Creating the Store – Mrs. Nicholson Home
For sixteen years, I carried around a piece of paper in my purse, stuck in the back of my Day-Timer. It was dated February 22nd 1995 and it described my imaginary design store… the one I was going to have some day. I took it out and had a long look at it when my sister Christine, an award-winning tenured professor, admitted in late 2010 that she needed a new challenge. She asked me if I wanted to open an antiques shop. She would help out from time to time. I said no, there were already antique dealers in Annapolis Royal and I always wanted to create a store that sold the Cinderella bits and pieces known as “vintage”. That’s how it started… but two months later Christine had secured a leave of absence, I had bought a building downtown and Mrs. Nicholson Home was born.
The store — selling vintage home décor — opened in early July of 2012 after a six-month renovation of the little building at 212 St George Street. The pictures show how the Mrs. Nicholson Inc. team transformed what was originally the back storage shed of Beeler’s Hardware into a bright and snappy storefront with a lovely front garden instead of a parking lot.
A Little History
For many years, 212 St. George Street was the site of Beeler’s Hardware store. Here’s a picture of it from about 1945, courtesy of Mr. George Beeler, the owner’s son. Like most late Victorian buildings, Beeler’s Hardware was built right out to the sidewalk line, with storefront below and living quarters above. The lot was long and narrow, and also housed a small building behind the store to hold lumber and extra stock.
Unfortunately, the hardware store burned in the late 1980s. The little storage building was saved and the front of the lot was paved over. The little building was used for lots of different things — a deli, a pottery outlet, a dress shop — before I bought it in December of 2010. Here’s what it looked like then:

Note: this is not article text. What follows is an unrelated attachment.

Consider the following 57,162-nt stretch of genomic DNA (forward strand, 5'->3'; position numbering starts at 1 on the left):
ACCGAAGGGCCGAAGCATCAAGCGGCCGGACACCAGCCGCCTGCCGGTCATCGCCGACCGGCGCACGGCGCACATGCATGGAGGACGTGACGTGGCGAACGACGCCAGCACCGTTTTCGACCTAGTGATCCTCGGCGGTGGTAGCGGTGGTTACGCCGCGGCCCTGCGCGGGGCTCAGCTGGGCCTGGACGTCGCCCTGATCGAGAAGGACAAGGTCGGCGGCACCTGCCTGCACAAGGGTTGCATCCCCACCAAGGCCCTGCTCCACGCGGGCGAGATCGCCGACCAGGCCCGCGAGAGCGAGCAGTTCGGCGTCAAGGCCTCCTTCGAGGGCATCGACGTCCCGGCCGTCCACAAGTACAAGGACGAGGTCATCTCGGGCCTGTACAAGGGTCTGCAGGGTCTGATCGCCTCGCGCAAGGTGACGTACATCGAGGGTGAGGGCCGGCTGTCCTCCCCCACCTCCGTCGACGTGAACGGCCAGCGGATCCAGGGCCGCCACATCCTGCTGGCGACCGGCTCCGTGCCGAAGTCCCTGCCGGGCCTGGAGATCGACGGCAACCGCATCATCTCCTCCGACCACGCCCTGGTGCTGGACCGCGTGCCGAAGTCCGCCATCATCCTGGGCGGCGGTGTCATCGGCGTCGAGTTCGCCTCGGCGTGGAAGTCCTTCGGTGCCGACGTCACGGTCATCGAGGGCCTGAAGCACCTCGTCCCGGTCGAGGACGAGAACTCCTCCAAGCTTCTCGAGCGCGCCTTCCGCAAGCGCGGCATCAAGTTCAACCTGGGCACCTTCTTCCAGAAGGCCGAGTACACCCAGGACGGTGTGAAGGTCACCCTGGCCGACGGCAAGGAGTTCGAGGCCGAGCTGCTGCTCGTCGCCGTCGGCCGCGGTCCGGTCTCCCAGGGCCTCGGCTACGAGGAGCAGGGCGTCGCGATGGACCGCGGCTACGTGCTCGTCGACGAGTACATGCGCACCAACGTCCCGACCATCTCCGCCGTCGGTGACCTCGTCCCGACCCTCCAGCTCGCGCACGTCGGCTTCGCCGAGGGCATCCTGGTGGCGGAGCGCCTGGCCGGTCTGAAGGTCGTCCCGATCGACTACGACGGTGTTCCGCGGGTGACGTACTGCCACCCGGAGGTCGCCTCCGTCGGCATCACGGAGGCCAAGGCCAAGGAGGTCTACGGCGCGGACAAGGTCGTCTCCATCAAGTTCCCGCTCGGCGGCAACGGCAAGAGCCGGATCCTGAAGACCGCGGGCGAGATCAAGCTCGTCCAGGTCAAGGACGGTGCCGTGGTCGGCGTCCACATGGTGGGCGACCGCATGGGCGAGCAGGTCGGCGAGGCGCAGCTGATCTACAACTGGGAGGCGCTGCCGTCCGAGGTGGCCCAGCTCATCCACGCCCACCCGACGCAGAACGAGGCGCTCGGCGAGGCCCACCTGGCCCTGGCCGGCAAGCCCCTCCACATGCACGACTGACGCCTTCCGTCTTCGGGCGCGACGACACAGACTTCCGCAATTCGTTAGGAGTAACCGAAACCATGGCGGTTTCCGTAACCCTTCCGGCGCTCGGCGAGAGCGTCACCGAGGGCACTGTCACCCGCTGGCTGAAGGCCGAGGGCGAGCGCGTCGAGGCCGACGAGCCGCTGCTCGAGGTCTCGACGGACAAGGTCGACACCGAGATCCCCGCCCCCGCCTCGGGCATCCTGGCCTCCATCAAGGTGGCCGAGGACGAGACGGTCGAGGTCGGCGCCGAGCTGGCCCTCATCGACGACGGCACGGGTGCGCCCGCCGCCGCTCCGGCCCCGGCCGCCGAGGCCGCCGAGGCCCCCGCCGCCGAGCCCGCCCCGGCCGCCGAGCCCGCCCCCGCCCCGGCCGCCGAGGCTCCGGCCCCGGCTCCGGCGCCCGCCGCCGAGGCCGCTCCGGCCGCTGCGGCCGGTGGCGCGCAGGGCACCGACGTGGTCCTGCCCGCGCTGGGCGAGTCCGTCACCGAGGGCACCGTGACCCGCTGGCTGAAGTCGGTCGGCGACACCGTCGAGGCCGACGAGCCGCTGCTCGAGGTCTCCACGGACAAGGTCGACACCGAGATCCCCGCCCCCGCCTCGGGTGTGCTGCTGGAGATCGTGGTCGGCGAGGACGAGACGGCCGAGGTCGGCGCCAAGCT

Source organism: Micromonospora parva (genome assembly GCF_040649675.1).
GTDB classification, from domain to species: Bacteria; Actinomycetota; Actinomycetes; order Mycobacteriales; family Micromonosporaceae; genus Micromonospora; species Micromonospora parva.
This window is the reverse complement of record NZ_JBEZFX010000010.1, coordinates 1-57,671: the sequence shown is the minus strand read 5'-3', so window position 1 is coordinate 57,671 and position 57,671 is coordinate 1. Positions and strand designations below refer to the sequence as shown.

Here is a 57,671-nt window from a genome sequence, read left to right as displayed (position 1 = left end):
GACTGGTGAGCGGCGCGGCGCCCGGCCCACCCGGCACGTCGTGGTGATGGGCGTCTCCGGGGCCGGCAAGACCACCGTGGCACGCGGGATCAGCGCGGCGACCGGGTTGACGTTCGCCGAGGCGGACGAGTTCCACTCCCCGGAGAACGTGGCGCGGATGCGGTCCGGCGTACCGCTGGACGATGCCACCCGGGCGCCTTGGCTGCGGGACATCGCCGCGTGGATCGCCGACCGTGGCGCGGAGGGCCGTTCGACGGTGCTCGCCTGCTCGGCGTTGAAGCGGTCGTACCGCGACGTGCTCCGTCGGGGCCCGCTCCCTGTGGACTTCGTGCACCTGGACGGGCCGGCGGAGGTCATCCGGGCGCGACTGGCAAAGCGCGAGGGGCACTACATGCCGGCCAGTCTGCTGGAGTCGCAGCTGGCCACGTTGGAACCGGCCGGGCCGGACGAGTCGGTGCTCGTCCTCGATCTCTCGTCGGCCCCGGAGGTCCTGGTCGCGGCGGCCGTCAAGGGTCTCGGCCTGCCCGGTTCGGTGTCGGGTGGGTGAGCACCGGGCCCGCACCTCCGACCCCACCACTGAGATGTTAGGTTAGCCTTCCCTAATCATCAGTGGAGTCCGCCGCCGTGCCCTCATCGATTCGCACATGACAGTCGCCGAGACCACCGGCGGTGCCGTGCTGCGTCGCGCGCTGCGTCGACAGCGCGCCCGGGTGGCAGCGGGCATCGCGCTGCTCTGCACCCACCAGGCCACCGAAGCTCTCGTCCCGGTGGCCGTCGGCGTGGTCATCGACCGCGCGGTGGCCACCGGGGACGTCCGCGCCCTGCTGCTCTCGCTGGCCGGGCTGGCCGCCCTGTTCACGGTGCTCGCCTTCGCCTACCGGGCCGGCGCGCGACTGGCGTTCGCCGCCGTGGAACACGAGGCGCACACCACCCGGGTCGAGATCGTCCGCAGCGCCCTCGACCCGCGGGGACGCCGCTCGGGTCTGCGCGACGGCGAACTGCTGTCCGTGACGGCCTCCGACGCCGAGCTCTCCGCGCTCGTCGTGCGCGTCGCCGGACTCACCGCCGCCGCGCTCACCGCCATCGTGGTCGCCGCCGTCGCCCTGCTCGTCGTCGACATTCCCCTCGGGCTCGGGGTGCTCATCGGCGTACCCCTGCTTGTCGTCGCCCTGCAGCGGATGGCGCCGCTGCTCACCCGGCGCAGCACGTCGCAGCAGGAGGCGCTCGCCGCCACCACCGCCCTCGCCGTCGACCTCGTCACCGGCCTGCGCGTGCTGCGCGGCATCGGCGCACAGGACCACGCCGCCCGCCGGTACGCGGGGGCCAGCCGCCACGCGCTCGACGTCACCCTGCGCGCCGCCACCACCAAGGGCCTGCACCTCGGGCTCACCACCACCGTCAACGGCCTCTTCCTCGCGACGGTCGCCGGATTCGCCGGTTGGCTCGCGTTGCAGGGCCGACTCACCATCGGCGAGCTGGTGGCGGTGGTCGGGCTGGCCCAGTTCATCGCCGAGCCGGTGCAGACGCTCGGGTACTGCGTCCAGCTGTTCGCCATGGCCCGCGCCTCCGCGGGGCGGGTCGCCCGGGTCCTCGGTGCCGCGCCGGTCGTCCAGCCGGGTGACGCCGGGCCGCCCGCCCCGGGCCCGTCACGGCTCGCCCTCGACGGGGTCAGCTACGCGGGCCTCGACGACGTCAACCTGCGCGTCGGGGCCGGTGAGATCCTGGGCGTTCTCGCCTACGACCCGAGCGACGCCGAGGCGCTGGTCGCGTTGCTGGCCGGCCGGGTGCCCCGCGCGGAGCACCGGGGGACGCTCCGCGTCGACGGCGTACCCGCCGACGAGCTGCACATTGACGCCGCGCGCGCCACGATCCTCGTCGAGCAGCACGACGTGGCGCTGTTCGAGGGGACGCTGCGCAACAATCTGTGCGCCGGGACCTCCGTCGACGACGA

The building lacked a certain charm, so I turned to our local architect Harry Jost to see what magic he could make. I wanted a prettier entry and windows in the front of what had been a walk-in cooler in the old deli days. He came up with a simple but stunning design.
The next challenge was the parking lot between the sidewalk and the front door of the store. It takes 75 steps to go from one to the other. That’s a lot of real estate for even a motivated shopper to cross! I couldn’t afford to put a new building on the lot, so I decided to put in a garden instead, complete with a brick display area for store merchandise. I turned to the people I had worked with before on my other projects — garden designer Joy Elliott, and garden builders and plants people Niki Clark and Ian Curry.
We started on the renovation by tearing out the old parking lot. That was an interesting day. The Brown Bros. Excavating team made that heavy equipment move like ballet dancers!
Then mason Lennie Hannam put in the brickwork. We chose a herringbone pattern for both the walkway and the display space.
When Lennie was done, Niki, Ian and Shireen started on the garden construction. Joy had specified “Elizabeth” magnolias in the design to add to the species on display during Annapolis Royal’s magnolia festival each spring. We decided on boxwood hedges to contain low-maintenance gardens filled with perennials. Daffodils and daylilies, two of my favourite old-fashioned flowers, line the sidewalk edge and provide colour from spring to fall.
The Porter brothers then took hold of Harry Jost’s architectural plan and built the entry and put in the windows and generally fixed up the place.
Finally, the Burrell brothers completed the transformation with paint.
The result? A brand new look… both front and back. Just the kind of vintage building you need for a vintage décor store!
Special thanks to Eugenia Bogart, who hand painted our beautiful wooden signs and sandwich board!
So, what’s vintage?
The word seems to mean different things to different people. To me, it’s a term that loosely identifies used goods – furniture, lamps, clothing, decorative accessories, fabrics, china, glass, books — that are old, but not old enough to be called “antiques”. Unused things can also be classified as vintage… for example, a tablecloth from the 1950s that is still in its original packaging. Technically, it’s “new”… but it’s also vintage. Here’s a picture of vintage objects in my own dining room at home…
The plaster head is not signed. I have no idea how old it really is, but stylistically speaking, it belongs in the 40s or 50s. It cost me $12 at a thrift store three years ago. The grapes are made of alabaster with grapevine stems. These are Italian and were made in the 50s and 60s as popular tourist items, but they are getting harder to find now, and they’re a lot more expensive than they used to be.
At Mrs. Nicholson Home, our focus is on objects from the 30s to the 70s, but anything that catches my eye is fair game for the store!